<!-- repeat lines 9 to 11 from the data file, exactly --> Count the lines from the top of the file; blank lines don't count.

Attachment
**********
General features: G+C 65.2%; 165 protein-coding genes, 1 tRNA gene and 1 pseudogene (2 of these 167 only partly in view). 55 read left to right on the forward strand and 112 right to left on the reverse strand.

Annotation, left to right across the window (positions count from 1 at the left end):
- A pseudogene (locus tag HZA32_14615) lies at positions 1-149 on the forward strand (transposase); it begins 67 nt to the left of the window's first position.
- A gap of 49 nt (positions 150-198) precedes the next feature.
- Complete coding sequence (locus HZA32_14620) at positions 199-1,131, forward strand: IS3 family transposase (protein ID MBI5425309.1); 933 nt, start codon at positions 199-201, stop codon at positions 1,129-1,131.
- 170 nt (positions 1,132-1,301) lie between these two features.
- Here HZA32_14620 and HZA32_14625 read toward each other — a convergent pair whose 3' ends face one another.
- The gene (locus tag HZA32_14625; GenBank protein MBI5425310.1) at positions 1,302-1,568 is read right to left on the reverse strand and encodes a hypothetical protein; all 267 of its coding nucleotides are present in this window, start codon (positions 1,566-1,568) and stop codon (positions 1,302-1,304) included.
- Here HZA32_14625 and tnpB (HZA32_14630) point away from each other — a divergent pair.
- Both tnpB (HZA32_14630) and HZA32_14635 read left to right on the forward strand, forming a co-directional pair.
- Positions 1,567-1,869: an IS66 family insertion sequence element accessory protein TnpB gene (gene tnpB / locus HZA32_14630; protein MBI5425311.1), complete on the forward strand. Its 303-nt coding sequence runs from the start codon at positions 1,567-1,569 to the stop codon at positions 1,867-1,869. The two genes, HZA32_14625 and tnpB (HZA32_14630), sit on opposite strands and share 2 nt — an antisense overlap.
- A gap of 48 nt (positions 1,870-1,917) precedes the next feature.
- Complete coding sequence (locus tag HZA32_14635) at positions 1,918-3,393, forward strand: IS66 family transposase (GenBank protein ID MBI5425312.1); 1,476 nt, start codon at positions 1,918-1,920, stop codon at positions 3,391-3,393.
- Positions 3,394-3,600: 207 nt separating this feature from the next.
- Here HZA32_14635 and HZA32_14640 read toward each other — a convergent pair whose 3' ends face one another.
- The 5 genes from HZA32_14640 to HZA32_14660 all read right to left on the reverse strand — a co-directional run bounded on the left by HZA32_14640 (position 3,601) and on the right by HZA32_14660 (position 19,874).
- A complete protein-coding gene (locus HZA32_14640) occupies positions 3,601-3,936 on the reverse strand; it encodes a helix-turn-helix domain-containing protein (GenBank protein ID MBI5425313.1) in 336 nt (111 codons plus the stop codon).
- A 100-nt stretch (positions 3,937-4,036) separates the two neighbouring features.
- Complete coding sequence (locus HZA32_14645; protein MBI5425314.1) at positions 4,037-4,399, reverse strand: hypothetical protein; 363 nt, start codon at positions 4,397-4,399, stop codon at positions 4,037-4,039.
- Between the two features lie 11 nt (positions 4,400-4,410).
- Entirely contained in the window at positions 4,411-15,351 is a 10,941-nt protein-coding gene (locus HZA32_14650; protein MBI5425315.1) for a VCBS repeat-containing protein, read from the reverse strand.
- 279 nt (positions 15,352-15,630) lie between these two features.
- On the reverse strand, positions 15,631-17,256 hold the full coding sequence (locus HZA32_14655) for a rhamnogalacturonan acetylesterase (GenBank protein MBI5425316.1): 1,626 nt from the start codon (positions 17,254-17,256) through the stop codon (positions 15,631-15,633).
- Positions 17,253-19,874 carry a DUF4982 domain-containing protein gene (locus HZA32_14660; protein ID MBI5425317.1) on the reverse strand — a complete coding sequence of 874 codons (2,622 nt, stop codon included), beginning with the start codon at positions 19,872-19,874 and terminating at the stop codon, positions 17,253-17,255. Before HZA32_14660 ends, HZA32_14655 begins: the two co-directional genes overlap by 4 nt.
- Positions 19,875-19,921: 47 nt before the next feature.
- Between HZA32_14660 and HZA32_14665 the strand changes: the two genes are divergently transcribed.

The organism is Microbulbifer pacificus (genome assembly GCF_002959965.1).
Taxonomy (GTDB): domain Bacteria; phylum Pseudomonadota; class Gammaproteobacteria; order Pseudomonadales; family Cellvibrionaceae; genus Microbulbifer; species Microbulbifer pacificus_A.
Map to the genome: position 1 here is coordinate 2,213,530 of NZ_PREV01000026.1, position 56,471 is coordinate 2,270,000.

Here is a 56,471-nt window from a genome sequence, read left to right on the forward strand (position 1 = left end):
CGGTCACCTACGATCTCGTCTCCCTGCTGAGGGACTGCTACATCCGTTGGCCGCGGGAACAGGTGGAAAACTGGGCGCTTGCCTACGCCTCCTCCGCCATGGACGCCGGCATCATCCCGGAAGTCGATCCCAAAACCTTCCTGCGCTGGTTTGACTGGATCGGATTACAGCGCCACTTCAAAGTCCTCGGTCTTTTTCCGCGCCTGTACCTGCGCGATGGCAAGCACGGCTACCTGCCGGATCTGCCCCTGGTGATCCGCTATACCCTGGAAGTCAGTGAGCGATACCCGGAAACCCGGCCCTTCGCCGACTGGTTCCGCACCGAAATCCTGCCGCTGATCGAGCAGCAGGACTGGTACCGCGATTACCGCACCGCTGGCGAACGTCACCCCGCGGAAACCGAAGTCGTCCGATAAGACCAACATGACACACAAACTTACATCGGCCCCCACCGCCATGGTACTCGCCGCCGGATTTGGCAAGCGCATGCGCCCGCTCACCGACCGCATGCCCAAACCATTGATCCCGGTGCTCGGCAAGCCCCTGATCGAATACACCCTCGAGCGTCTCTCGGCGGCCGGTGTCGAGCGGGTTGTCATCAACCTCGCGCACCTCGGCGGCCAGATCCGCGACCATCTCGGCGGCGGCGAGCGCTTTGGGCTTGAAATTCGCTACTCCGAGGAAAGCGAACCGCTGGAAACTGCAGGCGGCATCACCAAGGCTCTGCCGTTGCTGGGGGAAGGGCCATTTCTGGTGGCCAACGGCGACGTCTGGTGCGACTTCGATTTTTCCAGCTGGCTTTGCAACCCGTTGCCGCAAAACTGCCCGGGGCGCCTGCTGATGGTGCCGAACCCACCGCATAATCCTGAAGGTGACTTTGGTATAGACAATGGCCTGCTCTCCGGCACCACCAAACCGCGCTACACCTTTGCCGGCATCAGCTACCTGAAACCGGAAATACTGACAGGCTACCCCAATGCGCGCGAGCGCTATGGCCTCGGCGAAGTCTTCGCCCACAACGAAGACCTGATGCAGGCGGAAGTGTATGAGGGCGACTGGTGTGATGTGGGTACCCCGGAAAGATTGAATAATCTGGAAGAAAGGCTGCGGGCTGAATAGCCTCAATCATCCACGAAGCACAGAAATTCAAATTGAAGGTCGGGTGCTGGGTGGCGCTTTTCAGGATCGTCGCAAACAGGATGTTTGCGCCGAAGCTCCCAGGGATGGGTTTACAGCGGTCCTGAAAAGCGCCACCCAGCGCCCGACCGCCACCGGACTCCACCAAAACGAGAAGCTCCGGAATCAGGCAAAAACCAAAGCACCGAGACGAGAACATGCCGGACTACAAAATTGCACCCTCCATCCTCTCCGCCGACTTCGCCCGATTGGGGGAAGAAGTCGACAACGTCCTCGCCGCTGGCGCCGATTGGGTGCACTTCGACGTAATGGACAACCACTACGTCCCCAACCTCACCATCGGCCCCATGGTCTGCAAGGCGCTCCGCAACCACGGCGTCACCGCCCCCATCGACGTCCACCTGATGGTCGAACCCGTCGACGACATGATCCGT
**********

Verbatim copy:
- Here HZA32_14625 and tnpB (HZA32_14630) point away from each other — a divergent pair.
- Both tnpB (HZA32_14630) and HZA32_14635 read left to right on the forward strand, forming a co-directional pair.
- Positions 1,567-1,869: an IS66 family insertion sequence element accessory protein TnpB gene (gene tnpB / locus HZA32_14630; protein MBI5425311.1), complete on the forward strand. Its 303-nt coding sequence runs from the start codon at positions 1,567-1,569 to the stop codon at positions 1,867-1,869. The two genes, HZA32_14625 and tnpB (HZA32_14630), sit on opposite strands and share 2 nt — an antisense overlap.